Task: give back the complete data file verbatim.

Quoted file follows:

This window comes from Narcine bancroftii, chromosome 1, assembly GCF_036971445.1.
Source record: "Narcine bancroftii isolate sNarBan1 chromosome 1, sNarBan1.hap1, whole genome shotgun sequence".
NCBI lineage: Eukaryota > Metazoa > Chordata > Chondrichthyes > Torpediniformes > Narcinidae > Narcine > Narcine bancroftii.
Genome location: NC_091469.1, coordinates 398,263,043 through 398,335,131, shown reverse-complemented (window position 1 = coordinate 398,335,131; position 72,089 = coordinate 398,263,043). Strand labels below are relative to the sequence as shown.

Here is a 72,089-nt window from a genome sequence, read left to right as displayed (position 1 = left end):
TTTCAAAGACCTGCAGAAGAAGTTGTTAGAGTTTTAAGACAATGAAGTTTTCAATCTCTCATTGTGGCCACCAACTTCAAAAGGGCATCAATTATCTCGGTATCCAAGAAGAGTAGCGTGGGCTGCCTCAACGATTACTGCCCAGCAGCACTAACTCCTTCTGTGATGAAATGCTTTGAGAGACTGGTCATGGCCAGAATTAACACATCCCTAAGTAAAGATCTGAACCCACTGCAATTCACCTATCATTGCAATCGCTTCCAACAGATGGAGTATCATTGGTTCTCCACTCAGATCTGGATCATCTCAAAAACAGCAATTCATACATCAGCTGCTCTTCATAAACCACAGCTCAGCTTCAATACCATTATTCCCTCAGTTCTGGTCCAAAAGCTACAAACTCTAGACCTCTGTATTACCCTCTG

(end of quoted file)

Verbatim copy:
This window comes from Narcine bancroftii, chromosome 1, assembly GCF_036971445.1.
Source record: "Narcine bancroftii isolate sNarBan1 chromosome 1, sNarBan1.hap1, whole genome shotgun sequence".
NCBI lineage: Eukaryota > Metazoa > Chordata > Chondrichthyes > Torpediniformes > Narcinidae > Narcine > Narcine bancroftii.
Genome location: NC_091469.1, coordinates 398,263,043 through 398,335,131, shown reverse-complemented (window position 1 = coordinate 398,335,131; position 72,089 = coordinate 398,263,043). Strand labels below are relative to the sequence as shown.

Here is a 72,089-nt window from a genome sequence, read left to right as displayed (position 1 = left end):
TTTCAAAGACCTGCAGAAGAAGTTGTTAGAGTTTTAAGACAATGAAGTTTTCAATCTCTCATTGTGGCCACCAACTTCAAAAGGGCATCAATTATCTCGGTATCCAAGAAGAGTAGCGTGGGCTGCCTCAACGATTACTGCCCAGCAGCACTAACTCCTTCTGTGATGAAATGCTTTGAGAGACTGGTCATGGCCAGAATTAACACATCCCTAAGTAAAGATCTGAACCCACTGCAATTCACCTATCATTGCAATCGCTTCCAACAGATGGAGTATCATTGGTTCTCCACTCAGATCTGGATCATCTCAAAAACAGCAATTCATACATCAGCTGCTCTTCATAAACCACAGCTCAGCTTCAATACCATTATTCCCTCAGTTCTGGTCCAAAAGCTACAAACTCTAGACCTCTGTATTACCCTCTG